Greek Debt Crisis

Background and Possible Improvements

Seminar Paper, 2011

17 Pages, Grade: A




Joining the Eurozone

Budget Deficit and Debt

Direct Eurozone Reasons

Greek Approach

International Approach





In the last two years the severe debt crisis of Greece has posed a large challenge to the member states of the Eurozone. It is threatening the stability of the European Monetary Union (EMU). After having piled up over 300 Billion Euros of debt, in 2010 the market mistrust in Greece dramatically increased, especially as the newly elected government revealed the incorrectness of the financial statistics of previous years.1 Finally, on the 23rd of April 2010, Greece was threatened by national bankruptcy and requested help of the other Eurozone members and the International Monetary Fund.2 Although Greece is one of the smaller economies of the Eurozone3, its daring default has great effects on the whole community.

The current debt crisis of Greece suggests that the pre-crisis structure of the EMU bore weak points. To prevent such a debt crisis in future, it is necessary to explore the reasons which led to it and their connection with the EMU structure. This paper analyzes the main reasons and outlines possible improvements by detailed exploration of the Greek crisis.

First Greece’s entrance to the Eurozone will be investigated. After that, the major domestic problems which led to an ongoing deficit will be pointed out and the linkage to insufficient fiscal control will be established. Also the reasons attributed by the Eurozone such as the weak enforcement of the Stability and Growth Pact will be explored. Briefly, the Greek and international approach towards the crisis will be introduced. Before drawing a conclusion a brief summary of the consequences and their effects on the other Eurozone members is held.

Joining the Eurozone

When joining the Eurozone in 2001 Greece had already provided incorrect statistical data. Furthermore, Greece didn’t fulfill the Euro convergence criteria of the Maastricht Treaty4, which are a requirement to join the monetary union. To fulfill these criteria the deficit in relation to GDP should have been less than 3% and debt less than 60%.5 Therefore, Greece should not have rationally become a member of the Eurozone. This could even be judged as a fraud.6 7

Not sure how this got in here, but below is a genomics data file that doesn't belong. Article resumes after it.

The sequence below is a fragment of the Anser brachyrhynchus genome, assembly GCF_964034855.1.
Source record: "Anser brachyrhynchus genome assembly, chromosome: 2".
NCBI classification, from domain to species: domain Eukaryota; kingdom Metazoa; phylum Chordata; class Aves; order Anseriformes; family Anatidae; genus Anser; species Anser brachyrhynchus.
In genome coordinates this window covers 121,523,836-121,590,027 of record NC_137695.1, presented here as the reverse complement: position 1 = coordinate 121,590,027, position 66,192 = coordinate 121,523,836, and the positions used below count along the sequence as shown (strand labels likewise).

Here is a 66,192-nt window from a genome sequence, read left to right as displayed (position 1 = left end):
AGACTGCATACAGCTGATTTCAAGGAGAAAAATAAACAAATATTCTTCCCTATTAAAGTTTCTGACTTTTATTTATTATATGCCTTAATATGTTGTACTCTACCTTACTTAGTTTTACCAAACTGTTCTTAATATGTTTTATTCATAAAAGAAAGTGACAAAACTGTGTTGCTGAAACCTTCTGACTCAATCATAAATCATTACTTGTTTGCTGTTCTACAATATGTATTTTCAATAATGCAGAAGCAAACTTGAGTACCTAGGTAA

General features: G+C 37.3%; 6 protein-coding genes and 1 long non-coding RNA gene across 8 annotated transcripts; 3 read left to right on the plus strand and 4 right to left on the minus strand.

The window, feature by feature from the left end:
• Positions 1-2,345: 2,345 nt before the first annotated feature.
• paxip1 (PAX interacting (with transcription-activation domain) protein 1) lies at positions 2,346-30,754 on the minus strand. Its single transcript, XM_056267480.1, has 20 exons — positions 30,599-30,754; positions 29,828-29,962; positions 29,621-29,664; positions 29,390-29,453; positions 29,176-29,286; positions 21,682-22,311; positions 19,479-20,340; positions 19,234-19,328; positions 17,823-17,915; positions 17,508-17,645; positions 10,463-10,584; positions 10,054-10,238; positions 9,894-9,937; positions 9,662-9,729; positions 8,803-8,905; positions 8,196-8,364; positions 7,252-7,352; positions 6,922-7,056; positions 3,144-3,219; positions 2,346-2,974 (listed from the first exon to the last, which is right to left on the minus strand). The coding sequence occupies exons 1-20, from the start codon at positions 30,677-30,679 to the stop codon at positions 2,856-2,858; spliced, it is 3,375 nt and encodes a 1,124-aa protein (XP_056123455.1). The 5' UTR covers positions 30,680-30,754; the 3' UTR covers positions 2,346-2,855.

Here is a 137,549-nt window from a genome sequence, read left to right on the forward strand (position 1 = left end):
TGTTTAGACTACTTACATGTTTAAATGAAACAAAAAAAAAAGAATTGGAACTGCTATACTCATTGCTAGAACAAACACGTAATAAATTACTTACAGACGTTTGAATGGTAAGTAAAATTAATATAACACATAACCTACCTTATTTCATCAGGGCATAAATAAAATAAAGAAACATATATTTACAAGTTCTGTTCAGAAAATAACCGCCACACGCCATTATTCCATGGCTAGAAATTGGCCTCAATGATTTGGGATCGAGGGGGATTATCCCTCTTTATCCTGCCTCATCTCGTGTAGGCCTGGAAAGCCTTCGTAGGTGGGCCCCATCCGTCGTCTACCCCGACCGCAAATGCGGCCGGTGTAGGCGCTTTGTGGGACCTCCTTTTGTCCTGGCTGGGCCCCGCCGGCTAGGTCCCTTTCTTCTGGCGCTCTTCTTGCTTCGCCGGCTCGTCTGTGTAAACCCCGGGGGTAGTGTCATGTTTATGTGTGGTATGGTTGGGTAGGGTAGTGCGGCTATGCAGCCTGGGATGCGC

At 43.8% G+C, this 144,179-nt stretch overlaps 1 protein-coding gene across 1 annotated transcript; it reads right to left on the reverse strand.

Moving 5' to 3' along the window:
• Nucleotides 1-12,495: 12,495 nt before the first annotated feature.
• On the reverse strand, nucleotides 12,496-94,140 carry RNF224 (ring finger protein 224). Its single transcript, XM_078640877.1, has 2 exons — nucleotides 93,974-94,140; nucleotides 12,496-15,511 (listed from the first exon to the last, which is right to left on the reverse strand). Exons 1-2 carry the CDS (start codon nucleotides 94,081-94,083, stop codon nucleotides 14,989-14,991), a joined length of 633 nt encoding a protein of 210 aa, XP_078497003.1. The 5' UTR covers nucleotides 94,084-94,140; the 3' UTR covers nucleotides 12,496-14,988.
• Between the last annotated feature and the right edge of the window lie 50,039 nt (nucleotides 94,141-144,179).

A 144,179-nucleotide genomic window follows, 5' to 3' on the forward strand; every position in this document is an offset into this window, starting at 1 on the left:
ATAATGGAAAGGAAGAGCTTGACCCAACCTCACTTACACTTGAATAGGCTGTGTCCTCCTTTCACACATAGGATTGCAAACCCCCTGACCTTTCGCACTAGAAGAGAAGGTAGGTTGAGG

Table 1: Comparison of original and verified Deficit Data rel. to GDP

illustration not visible in this excerpt

Table 1 provides a brief overview of the wide spread between the incorrect original and the corrected data provided by Eurostat.8 The minimum discrepancy can be observed in year 1999. It still equals 1.6% which is equivalent to a difference of 1.8 Billion Euro.

Already in this stage a major problem of the Eurozone’s present structure becomes evident: the Euro Group focused too much on quantity of member states instead of quality. The faulty data should have been uncovered before Greece’s entrance. This case demonstrates that precise examination was refrained from in favor of fast and superficially successful accession of the Eurozone.

That lax attitude of the Euro Group was further emphasized when after the discovery and correction of this fake data no consequences were drawn.

It also gives one a first hint that the Euro Group had and still has insufficient control over its member states.

Additionally, by joining the Eurozone Greece gave away its power over the monetary system.9 This hinders Greece to tackle its financial problems itself by depreciation, which could make the Greek economy capable of competing in the current stagnancy and could spur export-led growth.

Now, as Greece is a member of the Eurozone this popular tool cannot be utilized.